Memoir, Cancer, And Tent Camping: My Friend Connie

 When a friend or family member is diagnosed with cancer, the effects ripple through the community. If we and our friend are relatively young, we may feel shock but also a sense of insulation. We have not yet begun to consider our own mortality, or the likelihood of losing our peers to accident or one disease or another. It hasn’t happened to us yet and the odds are still in our favor, particularly if we don’t smoke or drive drunk, we exercise and eat many leafy green vegetables. As the years and the decades go by, most of us will see an increase in morbidity if not mortality in our friends. They – and we – may develop osteoarthritis or Type 2 diabetes, high blood pressure, high cholesterol, all those common ailments of aging.  

Some of us will get Covid-19. Some of us will get cancer.

When my best friend, Bonnie, was diagnosed with ovarian cancer, she was the closest friend I had who had cancer. Since then, other friends have been diagnosed and some have died; Bonnie died in 2013 (peacefully, at home). One of the things Bonnie did way back when was find support groups for women with cancer. Maybe it’s a holdover from the consciousness-raising groups of the 1970s, but it’s practically a reflex: whatever is going on in your life, you grab a bunch of women to talk it through. Do men do this, too? If so, it’s a secret from me.

It turned out that a cluster of women who were at college with us at the same time and who still lived in the area wandered through these groups at one time or another, or were otherwise associated with this community. Some have also died, some weren't doing too well the last I heard, and some are thriving. One of those I lost was my friend, Constance Emerson Crooker.

Connie and I weren’t close in college, but it was a small school and everybody pretty much knew one another in passing. She wasn’t an avid folk dancer or a Biology major like me, but she and Bonnie stayed in touch so I’d hear about her from time to time. Connie was one of those who stepped up to the plate in Bonnie’s final weeks, and I was not only grateful for the extra and very competent pair of hands but for the chance to get to know her better.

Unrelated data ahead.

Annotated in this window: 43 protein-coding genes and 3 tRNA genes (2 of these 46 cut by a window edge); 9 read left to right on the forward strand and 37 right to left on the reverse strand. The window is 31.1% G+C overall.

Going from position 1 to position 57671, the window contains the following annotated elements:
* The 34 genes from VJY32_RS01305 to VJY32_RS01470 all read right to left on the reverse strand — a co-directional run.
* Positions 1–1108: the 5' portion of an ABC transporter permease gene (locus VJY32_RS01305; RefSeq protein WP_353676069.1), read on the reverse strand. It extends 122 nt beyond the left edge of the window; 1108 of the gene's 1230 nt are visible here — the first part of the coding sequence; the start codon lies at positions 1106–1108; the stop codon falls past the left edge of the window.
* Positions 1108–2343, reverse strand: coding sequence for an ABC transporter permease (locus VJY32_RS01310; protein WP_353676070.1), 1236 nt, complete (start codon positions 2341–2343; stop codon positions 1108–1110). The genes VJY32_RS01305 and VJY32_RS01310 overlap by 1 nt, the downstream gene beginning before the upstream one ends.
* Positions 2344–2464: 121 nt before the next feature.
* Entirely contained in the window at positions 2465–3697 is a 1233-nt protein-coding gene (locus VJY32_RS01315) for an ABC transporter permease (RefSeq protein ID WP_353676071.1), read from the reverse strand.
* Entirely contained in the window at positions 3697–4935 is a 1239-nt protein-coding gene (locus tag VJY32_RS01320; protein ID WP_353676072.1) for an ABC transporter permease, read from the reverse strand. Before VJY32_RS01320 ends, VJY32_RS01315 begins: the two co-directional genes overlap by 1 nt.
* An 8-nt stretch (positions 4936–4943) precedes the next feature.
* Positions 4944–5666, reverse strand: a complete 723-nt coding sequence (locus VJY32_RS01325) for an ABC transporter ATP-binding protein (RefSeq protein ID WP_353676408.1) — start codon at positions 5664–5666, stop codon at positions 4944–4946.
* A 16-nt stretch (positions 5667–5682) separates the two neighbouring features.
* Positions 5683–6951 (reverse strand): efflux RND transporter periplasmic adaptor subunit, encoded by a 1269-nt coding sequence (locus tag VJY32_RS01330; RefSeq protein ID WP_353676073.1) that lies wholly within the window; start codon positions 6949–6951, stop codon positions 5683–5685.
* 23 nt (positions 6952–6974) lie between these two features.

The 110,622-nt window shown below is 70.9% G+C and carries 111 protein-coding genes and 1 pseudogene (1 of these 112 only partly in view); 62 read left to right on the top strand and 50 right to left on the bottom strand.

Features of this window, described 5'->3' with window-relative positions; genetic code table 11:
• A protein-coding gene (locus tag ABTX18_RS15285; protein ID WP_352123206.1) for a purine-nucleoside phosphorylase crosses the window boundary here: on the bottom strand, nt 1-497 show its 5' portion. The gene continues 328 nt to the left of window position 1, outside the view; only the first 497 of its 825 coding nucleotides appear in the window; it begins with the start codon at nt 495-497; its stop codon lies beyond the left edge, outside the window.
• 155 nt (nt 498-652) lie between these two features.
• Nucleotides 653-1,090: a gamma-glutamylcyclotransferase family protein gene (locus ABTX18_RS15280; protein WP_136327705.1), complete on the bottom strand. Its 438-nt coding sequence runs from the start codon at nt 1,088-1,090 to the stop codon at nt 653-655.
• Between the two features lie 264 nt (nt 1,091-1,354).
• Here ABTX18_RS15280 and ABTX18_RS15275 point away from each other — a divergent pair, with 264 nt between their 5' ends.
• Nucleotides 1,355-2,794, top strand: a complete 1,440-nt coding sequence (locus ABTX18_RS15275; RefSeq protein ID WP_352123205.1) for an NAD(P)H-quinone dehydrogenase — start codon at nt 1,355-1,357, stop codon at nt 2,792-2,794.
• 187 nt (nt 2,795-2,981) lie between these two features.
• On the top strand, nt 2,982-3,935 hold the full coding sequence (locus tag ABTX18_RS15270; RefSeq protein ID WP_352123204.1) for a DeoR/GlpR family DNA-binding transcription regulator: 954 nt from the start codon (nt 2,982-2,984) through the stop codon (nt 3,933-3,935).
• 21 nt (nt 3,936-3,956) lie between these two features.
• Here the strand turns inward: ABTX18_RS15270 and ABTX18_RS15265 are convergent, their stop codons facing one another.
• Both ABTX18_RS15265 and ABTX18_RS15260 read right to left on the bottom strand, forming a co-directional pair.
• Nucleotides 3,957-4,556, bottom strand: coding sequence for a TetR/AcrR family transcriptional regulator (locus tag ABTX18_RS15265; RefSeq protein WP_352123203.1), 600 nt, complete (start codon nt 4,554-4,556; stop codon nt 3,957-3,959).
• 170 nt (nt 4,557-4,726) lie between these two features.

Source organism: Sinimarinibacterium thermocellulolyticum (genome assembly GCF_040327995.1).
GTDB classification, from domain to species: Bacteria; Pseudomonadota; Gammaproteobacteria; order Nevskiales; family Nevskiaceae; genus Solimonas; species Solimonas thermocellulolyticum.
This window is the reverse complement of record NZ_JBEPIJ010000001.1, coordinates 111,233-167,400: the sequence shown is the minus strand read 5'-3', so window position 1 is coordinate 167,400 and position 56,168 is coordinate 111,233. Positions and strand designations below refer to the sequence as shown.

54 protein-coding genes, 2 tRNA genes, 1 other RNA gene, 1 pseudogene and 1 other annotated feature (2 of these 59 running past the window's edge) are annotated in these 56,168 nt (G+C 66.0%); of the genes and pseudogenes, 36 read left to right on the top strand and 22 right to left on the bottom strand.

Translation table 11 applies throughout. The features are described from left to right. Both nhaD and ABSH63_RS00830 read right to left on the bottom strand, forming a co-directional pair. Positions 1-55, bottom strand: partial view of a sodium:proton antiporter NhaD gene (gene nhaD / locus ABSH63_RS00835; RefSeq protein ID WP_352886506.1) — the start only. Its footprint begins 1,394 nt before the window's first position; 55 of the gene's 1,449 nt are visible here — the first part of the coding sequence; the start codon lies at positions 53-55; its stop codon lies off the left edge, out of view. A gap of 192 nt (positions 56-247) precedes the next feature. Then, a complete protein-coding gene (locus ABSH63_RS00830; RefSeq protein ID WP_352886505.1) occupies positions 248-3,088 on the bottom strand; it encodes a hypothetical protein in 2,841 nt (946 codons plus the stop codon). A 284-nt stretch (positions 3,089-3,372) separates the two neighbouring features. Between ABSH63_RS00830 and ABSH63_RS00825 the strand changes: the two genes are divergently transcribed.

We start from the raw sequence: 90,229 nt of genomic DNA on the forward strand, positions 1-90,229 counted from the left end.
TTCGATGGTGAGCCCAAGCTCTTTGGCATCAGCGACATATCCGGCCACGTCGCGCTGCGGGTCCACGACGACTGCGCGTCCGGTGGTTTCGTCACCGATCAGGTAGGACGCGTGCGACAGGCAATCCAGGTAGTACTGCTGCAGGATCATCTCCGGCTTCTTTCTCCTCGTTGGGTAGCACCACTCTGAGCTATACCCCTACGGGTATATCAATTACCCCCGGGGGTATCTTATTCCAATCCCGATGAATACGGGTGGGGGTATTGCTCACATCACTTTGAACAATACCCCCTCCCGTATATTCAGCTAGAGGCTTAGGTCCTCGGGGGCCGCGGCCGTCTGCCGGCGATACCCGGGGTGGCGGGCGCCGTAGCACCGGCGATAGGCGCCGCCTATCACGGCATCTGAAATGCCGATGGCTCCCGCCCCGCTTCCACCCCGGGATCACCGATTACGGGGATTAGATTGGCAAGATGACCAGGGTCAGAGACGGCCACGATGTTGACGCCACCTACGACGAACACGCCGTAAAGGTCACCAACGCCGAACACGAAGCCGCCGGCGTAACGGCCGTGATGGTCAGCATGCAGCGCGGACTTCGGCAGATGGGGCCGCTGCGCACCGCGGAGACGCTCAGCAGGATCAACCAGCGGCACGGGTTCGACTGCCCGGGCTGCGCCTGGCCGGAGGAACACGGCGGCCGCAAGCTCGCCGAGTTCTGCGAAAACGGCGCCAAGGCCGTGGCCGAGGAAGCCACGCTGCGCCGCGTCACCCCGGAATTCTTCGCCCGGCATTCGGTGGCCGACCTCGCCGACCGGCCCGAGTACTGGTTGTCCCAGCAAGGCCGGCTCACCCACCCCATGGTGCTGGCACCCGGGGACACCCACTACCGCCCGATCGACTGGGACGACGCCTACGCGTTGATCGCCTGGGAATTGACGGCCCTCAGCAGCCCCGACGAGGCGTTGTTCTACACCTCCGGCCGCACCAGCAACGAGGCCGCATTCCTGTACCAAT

Connie was a long-term melanoma survivor, a “late-stage cancer patient,” and made no bones about being one of the lucky ones. 

One of the things Connie did was to go tent camping across America. Another thing was to write about it and her cancer. I slowly read and savored her memoir, MelanomaMama: On Life, Death, and Tent Camping. Tent camping does not rank high on my list of favorite things to do. I didn’t grow up camping, and I’m poor at it at best. But as I wended my way through her breezy story-telling, I realized it didn’t matter whether it was tent camping or ice skating or tango dancing (which Bonnie did, clear through the week she went on hospice) or anything else that gives us intense joy.

William Blake wrote that if a fool would persist in his folly, he will become wise. I think that if we’re blessed to have enough time and reflection we can move through the shock and terror and sheer awfulness to some other place, one of “sucking the juicy joy out of life.” Which is why Connie’s tent camping spoke to me and I’m grateful she wrote her book.

When something awful happens to us or when we at last glimpse it in the rear-view mirror, many of us want to write about it. If we’re fiction writers, we use our imaginations to spin out stories in our preferred genre. A huge weight, a pressure of all the intense experience, the fear, the relief, the unhealed and oozing wounds, cries out for us to make sense of the whole thing. That’s one of the things that fiction does, and often it does it much better than straight memoir narrative. Fiction requires emotional coherence, at least genre fiction does. I make no promises about literary or experimental stuff. We think, If I could just nail this down in a story, it would make sense. I understand that longing, that temptation, and at the same time, in my own life, I’ve had the good fortune to pay attention to my gut feeling that I wasn’t ready. Maybe I’ll never be ready to “tell my story.”

But Connie was and she did, with wit and the ferocious clear-sightedness of one who knows she has been reprieved and what it has cost her. Some parts are travelog, some parts are survivalog, some are the observations of an intelligent, thoughtful person who has had a long time to decide how she wants to live each day. I couldn't read very much of it at a time; it was too “chewy,” too emotionally dense. I needed to reflect on what she shared and what it meant in my own life.